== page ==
Whether he beats Novak Djokovic on Sunday to claim his second grand slam title or not, Juan Martin del Potro will still consider himself a winner.
When he won his first title here nine years ago as a 20-year-old, overpowering first Rafael Nadal and then Roger Federer, Del Potro seemed poised to be a major thorn in the side of the big four.
But six months later he was off the tour after undergoing surgery on his right wrist and, just when he was finally back to his best, he began to feel pain in his left wrist.
Del Potro lost nearly two years, undergoing three operations and fearing his career was finished.
The boot was on the other foot on Saturday when he benefited from another player’s injury, Rafael Nadal retiring with knee problems at two sets down. Del Potro was sympathetic, but he could not hide a beaming smile.
“I cannot believe that I will have a chance to play another grand slam final here, which is my favourite tournament,” said the 29-year-old. “So it will be special to me. A big challenge, as well, because I’ve been fighting with many, many problems to get to this moment.
“It will be a difficult match, of course. But I think I’ve been doing a good tournament. And in the finals, anything can happen. If I win, great. If not, I’ve been playing a great tournament and I will be happy anyway.”
The lowest point came after two wrist operations when he was still unable to play and had to decide whether to go under the knife for a third time.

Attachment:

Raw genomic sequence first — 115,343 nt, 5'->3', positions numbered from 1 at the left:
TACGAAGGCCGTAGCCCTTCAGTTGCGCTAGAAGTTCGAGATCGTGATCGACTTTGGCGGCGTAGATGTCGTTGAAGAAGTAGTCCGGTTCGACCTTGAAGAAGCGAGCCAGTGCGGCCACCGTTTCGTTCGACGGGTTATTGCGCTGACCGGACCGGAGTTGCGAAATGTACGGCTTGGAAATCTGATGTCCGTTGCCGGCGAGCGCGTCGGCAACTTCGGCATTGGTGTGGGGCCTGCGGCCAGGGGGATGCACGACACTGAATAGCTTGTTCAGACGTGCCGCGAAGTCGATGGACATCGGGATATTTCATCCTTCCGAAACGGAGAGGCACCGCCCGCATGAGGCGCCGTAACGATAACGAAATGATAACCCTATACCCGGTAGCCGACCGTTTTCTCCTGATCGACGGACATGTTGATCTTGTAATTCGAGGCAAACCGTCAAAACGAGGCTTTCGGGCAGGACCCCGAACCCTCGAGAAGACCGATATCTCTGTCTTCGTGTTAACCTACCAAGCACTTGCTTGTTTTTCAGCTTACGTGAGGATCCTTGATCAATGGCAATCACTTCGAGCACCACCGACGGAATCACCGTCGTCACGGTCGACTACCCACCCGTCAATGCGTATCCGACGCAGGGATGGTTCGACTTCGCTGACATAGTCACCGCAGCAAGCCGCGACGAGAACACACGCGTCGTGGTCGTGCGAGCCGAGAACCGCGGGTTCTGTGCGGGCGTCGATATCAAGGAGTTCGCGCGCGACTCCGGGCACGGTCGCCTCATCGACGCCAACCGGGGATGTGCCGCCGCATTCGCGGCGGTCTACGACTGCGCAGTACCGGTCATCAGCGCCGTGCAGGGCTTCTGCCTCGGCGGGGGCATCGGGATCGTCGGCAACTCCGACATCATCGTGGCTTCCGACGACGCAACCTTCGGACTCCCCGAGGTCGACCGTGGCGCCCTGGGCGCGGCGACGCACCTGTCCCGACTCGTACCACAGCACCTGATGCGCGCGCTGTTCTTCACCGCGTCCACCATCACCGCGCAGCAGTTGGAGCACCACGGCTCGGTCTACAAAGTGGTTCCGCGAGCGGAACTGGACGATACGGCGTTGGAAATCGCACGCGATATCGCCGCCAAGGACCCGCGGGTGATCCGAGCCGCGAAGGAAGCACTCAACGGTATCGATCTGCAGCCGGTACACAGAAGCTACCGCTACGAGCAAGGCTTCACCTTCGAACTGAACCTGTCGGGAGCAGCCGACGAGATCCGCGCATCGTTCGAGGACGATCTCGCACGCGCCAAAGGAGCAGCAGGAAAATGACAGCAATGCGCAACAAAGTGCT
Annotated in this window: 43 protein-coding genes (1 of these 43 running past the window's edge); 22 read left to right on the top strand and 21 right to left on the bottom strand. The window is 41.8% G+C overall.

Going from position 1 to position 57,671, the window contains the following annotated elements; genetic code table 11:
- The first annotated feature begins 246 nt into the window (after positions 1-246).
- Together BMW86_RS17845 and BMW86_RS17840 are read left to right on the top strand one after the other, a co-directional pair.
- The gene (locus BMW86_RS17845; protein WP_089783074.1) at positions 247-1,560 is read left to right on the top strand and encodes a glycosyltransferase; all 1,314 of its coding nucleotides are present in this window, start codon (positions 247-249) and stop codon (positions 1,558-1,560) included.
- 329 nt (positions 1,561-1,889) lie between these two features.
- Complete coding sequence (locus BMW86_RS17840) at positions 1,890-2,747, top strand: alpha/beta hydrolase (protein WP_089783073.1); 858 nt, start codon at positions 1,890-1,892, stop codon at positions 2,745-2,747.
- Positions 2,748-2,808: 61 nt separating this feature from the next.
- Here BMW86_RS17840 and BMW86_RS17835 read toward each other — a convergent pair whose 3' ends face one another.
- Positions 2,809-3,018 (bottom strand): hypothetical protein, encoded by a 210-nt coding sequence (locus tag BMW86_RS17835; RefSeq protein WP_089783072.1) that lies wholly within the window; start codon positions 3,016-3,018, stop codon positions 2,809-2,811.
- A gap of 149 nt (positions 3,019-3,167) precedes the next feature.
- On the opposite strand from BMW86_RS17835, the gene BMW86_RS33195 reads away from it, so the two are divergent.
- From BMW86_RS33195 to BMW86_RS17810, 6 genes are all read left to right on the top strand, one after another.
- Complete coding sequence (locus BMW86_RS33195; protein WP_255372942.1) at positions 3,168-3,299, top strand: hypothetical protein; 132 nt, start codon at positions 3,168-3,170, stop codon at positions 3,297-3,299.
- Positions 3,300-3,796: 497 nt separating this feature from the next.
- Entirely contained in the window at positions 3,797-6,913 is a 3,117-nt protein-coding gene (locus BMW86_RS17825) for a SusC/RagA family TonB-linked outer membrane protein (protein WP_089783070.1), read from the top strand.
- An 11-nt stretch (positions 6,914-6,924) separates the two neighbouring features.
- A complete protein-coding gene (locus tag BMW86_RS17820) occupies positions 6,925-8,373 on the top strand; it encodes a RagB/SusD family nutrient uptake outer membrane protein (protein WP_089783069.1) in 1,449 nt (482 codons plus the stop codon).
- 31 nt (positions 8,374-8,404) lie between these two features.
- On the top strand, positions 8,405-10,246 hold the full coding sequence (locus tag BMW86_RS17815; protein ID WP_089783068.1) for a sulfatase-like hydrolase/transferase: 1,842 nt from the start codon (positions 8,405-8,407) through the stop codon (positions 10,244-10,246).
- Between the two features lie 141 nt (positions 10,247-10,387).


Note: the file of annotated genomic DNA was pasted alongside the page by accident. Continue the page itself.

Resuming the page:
The friends who have come to New York from his home town of Tandil and been so vocal in their support played an important role in keeping Del Potro believing that things would one day be better.
He said: “The worst moment was in 2015 when I was close to quitting this sport because I couldn’t find a way to fix my wrist problems. I was suffering a lot. I got depressed for a couple of months also. I didn’t get the chance to feel better with myself, to do this again. That was the bad moment for me.
“But I think that is completely in the past, and now I’m having a good present, looking forward for the future. I didn’t expect to get these kinds of emotions playing tennis again. Reaching finals, winning titles, having my highest ranking ever in this moment. Everything is almost perfect.”
The perfect ending, of course, would be victory over Djokovic, a player he has beaten only four times in 18 meetings, on Sunday.
“It will be a difficult match because we are close friends,” said the Argentinian. “Novak has won Wimbledon already. He’s playing so good. He will be the favourite to win on Sunday.
“But I don’t know. When I played Roger nine years ago, he was the favourite to win as well. I will try to make the surprise again.”
After winning Wimbledon, Djokovic has shown he is indisputably back to his best following elbow surgery and revelled in the cooler conditions in a dominant semi-final victory over Kei Nishikori.
He has the chance to equal Pete Sampras’ tally of 14 slam titles but is wary of Del Potro despite his excellent record against the Argentinian.
Djokovic said: “I personally like him very much, not just as a player but as a person. He’s a dear friend, someone that I respect a lot. We all felt for his struggles with injuries.
“But he was always a top-five player in the eyes, I think, of everyone. It was just a matter of time. He’s a big-time player. He’s a big-match player. He’s a grand slam winner. He’s playing the tennis of his life.”